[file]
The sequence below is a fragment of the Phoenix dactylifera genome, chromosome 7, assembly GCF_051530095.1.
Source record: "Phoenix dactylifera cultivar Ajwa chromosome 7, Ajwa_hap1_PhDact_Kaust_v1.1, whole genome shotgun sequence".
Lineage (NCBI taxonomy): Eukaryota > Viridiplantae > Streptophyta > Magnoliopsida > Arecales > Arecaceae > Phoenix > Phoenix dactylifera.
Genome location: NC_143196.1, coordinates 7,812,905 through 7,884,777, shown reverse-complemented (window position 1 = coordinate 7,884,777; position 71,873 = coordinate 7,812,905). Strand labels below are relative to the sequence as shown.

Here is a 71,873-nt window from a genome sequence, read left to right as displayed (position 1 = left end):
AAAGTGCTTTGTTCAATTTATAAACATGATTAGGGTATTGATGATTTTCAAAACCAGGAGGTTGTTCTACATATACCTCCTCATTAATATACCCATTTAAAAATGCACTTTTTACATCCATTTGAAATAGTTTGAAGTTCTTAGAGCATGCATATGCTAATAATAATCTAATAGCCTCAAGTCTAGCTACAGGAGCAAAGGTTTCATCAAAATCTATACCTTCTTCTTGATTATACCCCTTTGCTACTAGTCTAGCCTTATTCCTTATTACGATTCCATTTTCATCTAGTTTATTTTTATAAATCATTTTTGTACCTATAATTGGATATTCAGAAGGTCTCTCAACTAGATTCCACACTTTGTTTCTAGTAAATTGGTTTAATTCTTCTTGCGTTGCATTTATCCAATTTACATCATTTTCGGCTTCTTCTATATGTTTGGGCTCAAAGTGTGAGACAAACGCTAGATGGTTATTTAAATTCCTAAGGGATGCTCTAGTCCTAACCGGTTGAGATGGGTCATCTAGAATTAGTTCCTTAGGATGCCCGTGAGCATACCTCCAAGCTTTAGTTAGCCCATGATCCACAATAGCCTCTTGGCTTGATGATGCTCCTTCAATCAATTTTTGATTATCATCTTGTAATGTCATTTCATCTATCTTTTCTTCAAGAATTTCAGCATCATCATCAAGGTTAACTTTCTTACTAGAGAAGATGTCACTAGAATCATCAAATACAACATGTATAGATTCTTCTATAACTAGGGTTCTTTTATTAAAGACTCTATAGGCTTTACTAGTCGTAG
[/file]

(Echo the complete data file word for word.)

The sequence below is a fragment of the Phoenix dactylifera genome, chromosome 7, assembly GCF_051530095.1.
Source record: "Phoenix dactylifera cultivar Ajwa chromosome 7, Ajwa_hap1_PhDact_Kaust_v1.1, whole genome shotgun sequence".
Lineage (NCBI taxonomy): Eukaryota > Viridiplantae > Streptophyta > Magnoliopsida > Arecales > Arecaceae > Phoenix > Phoenix dactylifera.
Genome location: NC_143196.1, coordinates 7,812,905 through 7,884,777, shown reverse-complemented (window position 1 = coordinate 7,884,777; position 71,873 = coordinate 7,812,905). Strand labels below are relative to the sequence as shown.

Here is a 71,873-nt window from a genome sequence, read left to right as displayed (position 1 = left end):
AAAGTGCTTTGTTCAATTTATAAACATGATTAGGGTATTGATGATTTTCAAAACCAGGAGGTTGTTCTACATATACCTCCTCATTAATATACCCATTTAAAAATGCACTTTTTACATCCATTTGAAATAGTTTGAAGTTCTTAGAGCATGCATATGCTAATAATAATCTAATAGCCTCAAGTCTAGCTACAGGAGCAAAGGTTTCATCAAAATCTATACCTTCTTCTTGATTATACCCCTTTGCTACTAGTCTAGCCTTATTCCTTATTACGATTCCATTTTCATCTAGTTTATTTTTATAAATCATTTTTGTACCTATAATTGGATATTCAGAAGGTCTCTCAACTAGATTCCACACTTTGTTTCTAGTAAATTGGTTTAATTCTTCTTGCGTTGCATTTATCCAATTTACATCATTTTCGGCTTCTTCTATATGTTTGGGCTCAAAGTGTGAGACAAACGCTAGATGGTTATTTAAATTCCTAAGGGATGCTCTAGTCCTAACCGGTTGAGATGGGTCATCTAGAATTAGTTCCTTAGGATGCCCGTGAGCATACCTCCAAGCTTTAGTTAGCCCATGATCCACAATAGCCTCTTGGCTTGATGATGCTCCTTCAATCAATTTTTGATTATCATCTTGTAATGTCATTTCATCTATCTTTTCTTCAAGAATTTCAGCATCATCATCAAGGTTAACTTTCTTACTAGAGAAGATGTCACTAGAATCATCAAATACAACATGTATAGATTCTTCTATAACTAGGGTTCTTTTATTAAAGACTCTATAGGCTTTACTAGTCGTAG